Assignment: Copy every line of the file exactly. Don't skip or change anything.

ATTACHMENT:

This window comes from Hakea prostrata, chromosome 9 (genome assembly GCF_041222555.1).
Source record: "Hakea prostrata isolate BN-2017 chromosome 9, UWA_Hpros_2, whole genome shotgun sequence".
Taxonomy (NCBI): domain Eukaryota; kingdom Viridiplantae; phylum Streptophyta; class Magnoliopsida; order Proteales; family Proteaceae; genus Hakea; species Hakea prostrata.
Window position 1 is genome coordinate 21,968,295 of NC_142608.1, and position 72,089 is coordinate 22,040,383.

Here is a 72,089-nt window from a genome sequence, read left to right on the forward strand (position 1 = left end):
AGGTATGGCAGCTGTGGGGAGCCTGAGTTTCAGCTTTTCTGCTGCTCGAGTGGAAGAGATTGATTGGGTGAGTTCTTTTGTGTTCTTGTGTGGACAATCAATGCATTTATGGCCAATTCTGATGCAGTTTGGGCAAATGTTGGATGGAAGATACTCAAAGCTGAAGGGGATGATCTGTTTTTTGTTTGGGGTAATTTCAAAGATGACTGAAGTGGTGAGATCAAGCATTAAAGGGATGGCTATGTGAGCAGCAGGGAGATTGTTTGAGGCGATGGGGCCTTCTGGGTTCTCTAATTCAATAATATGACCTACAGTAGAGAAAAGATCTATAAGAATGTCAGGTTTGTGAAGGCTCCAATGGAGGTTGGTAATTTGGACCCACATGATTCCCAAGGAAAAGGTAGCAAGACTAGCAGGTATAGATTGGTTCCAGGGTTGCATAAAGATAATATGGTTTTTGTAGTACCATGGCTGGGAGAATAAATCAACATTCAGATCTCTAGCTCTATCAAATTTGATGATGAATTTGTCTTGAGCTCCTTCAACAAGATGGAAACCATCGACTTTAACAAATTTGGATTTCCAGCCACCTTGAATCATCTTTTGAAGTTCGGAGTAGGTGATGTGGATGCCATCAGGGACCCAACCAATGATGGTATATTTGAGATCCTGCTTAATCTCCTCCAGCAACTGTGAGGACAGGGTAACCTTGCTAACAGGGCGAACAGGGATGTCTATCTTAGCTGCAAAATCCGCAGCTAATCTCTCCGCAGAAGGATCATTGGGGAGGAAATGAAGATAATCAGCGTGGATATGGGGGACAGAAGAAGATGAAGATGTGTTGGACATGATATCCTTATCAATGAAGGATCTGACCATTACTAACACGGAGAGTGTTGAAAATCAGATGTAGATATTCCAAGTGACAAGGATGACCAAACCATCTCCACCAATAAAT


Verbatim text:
This window comes from Hakea prostrata, chromosome 9 (genome assembly GCF_041222555.1).
Source record: "Hakea prostrata isolate BN-2017 chromosome 9, UWA_Hpros_2, whole genome shotgun sequence".
Taxonomy (NCBI): domain Eukaryota; kingdom Viridiplantae; phylum Streptophyta; class Magnoliopsida; order Proteales; family Proteaceae; genus Hakea; species Hakea prostrata.
Window position 1 is genome coordinate 21,968,295 of NC_142608.1, and position 72,089 is coordinate 22,040,383.

Here is a 72,089-nt window from a genome sequence, read left to right on the forward strand (position 1 = left end):
AGGTATGGCAGCTGTGGGGAGCCTGAGTTTCAGCTTTTCTGCTGCTCGAGTGGAAGAGATTGATTGGGTGAGTTCTTTTGTGTTCTTGTGTGGACAATCAATGCATTTATGGCCAATTCTGATGCAGTTTGGGCAAATGTTGGATGGAAGATACTCAAAGCTGAAGGGGATGATCTGTTTTTTGTTTGGGGTAATTTCAAAGATGACTGAAGTGGTGAGATCAAGCATTAAAGGGATGGCTATGTGAGCAGCAGGGAGATTGTTTGAGGCGATGGGGCCTTCTGGGTTCTCTAATTCAATAATATGACCTACAGTAGAGAAAAGATCTATAAGAATGTCAGGTTTGTGAAGGCTCCAATGGAGGTTGGTAATTTGGACCCACATGATTCCCAAGGAAAAGGTAGCAAGACTAGCAGGTATAGATTGGTTCCAGGGTTGCATAAAGATAATATGGTTTTTGTAGTACCATGGCTGGGAGAATAAATCAACATTCAGATCTCTAGCTCTATCAAATTTGATGATGAATTTGTCTTGAGCTCCTTCAACAAGATGGAAACCATCGACTTTAACAAATTTGGATTTCCAGCCACCTTGAATCATCTTTTGAAGTTCGGAGTAGGTGATGTGGATGCCATCAGGGACCCAACCAATGATGGTATATTTGAGATCCTGCTTAATCTCCTCCAGCAACTGTGAGGACAGGGTAACCTTGCTAACAGGGCGAACAGGGATGTCTATCTTAGCTGCAAAATCCGCAGCTAATCTCTCCGCAGAAGGATCATTGGGGAGGAAATGAAGATAATCAGCGTGGATATGGGGGACAGAAGAAGATGAAGATGTGTTGGACATGATATCCTTATCAATGAAGGATCTGACCATTACTAACACGGAGAGTGTTGAAAATCAGATGTAGATATTCCAAGTGACAAGGATGACCAAACCATCTCCACCAATAAAT